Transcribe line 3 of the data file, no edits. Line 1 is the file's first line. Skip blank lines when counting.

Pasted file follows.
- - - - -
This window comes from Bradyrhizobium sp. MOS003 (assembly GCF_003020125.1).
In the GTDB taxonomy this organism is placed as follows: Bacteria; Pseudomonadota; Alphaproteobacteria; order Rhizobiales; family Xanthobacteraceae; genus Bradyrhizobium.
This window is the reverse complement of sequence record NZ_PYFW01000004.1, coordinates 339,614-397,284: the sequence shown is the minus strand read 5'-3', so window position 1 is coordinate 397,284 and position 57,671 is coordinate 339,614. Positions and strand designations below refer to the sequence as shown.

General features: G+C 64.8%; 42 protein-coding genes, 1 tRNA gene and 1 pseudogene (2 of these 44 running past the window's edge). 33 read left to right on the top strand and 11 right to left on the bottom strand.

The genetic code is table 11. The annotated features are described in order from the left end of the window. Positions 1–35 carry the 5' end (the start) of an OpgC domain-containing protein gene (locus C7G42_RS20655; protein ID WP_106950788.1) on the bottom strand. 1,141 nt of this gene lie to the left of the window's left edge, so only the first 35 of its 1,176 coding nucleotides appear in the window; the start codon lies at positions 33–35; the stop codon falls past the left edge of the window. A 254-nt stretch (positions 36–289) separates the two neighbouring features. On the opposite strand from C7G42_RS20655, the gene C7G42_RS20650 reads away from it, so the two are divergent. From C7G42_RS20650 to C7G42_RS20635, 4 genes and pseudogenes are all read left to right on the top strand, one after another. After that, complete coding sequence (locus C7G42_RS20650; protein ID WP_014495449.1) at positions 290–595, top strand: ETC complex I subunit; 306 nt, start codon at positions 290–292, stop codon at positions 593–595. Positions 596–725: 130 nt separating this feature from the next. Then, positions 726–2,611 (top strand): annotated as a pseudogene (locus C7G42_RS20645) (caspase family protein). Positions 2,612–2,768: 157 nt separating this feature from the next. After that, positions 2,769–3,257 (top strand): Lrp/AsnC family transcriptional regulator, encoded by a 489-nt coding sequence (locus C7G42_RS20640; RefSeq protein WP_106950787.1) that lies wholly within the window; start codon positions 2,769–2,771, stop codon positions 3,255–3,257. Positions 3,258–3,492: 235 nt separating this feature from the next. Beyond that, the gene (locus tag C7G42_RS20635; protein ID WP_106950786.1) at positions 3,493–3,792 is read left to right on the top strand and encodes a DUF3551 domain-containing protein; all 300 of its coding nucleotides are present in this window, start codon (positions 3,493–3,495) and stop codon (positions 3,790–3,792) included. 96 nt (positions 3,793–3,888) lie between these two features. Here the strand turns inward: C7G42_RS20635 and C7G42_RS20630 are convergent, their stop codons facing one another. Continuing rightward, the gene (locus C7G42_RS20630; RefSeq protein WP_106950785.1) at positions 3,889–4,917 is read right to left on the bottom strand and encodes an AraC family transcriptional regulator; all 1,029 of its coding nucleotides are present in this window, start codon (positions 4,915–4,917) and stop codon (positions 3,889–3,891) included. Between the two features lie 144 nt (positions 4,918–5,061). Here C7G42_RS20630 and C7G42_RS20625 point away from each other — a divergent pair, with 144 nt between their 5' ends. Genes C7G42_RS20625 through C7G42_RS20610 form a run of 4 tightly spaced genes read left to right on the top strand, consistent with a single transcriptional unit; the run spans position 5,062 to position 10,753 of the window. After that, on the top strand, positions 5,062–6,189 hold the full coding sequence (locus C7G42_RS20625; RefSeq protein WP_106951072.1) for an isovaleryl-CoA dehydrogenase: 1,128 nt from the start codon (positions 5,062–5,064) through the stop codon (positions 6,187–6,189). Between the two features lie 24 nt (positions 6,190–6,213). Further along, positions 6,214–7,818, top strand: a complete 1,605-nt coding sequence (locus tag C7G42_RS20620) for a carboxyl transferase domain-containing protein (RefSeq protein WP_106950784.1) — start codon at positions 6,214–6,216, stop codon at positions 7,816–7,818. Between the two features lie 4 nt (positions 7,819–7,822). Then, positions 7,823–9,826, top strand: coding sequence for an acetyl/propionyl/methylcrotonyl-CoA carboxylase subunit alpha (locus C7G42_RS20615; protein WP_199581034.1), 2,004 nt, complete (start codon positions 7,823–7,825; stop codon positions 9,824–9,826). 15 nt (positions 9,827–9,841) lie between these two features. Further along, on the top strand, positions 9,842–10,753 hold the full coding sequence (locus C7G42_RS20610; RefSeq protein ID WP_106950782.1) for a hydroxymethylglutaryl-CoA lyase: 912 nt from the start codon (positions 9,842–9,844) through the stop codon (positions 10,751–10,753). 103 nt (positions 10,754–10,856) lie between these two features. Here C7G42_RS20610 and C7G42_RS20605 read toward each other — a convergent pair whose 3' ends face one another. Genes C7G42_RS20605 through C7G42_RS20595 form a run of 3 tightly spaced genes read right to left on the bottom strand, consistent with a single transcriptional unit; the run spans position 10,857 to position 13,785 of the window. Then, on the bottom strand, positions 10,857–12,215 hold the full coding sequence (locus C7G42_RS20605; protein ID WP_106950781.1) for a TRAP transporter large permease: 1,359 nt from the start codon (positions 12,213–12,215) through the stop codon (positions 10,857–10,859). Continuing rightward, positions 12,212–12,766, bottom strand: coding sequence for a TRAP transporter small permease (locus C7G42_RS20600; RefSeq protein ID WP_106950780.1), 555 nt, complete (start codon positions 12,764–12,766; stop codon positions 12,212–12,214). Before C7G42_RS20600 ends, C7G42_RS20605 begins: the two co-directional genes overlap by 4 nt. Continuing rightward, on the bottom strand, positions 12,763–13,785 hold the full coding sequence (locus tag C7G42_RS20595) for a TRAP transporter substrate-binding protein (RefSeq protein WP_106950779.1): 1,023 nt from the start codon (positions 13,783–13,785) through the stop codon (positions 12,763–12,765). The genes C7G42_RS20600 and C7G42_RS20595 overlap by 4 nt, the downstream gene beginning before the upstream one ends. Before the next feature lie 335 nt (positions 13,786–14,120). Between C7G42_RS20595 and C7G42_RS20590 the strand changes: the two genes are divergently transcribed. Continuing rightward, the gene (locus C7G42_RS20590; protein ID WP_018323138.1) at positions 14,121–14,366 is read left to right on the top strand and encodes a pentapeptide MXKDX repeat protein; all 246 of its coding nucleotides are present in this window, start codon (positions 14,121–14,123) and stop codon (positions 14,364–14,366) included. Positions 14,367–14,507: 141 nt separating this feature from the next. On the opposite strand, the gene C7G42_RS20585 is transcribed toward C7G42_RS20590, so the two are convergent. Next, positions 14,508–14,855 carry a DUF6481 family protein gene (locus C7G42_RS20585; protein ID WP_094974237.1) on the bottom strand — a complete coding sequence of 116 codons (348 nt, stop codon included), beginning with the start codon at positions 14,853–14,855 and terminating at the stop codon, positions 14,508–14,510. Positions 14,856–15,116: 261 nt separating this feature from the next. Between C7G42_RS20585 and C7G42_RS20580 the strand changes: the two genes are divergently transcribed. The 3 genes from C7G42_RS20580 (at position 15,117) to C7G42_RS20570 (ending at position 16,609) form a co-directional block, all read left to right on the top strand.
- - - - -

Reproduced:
This window is the reverse complement of sequence record NZ_PYFW01000004.1, coordinates 339,614-397,284: the sequence shown is the minus strand read 5'-3', so window position 1 is coordinate 397,284 and position 57,671 is coordinate 339,614. Positions and strand designations below refer to the sequence as shown.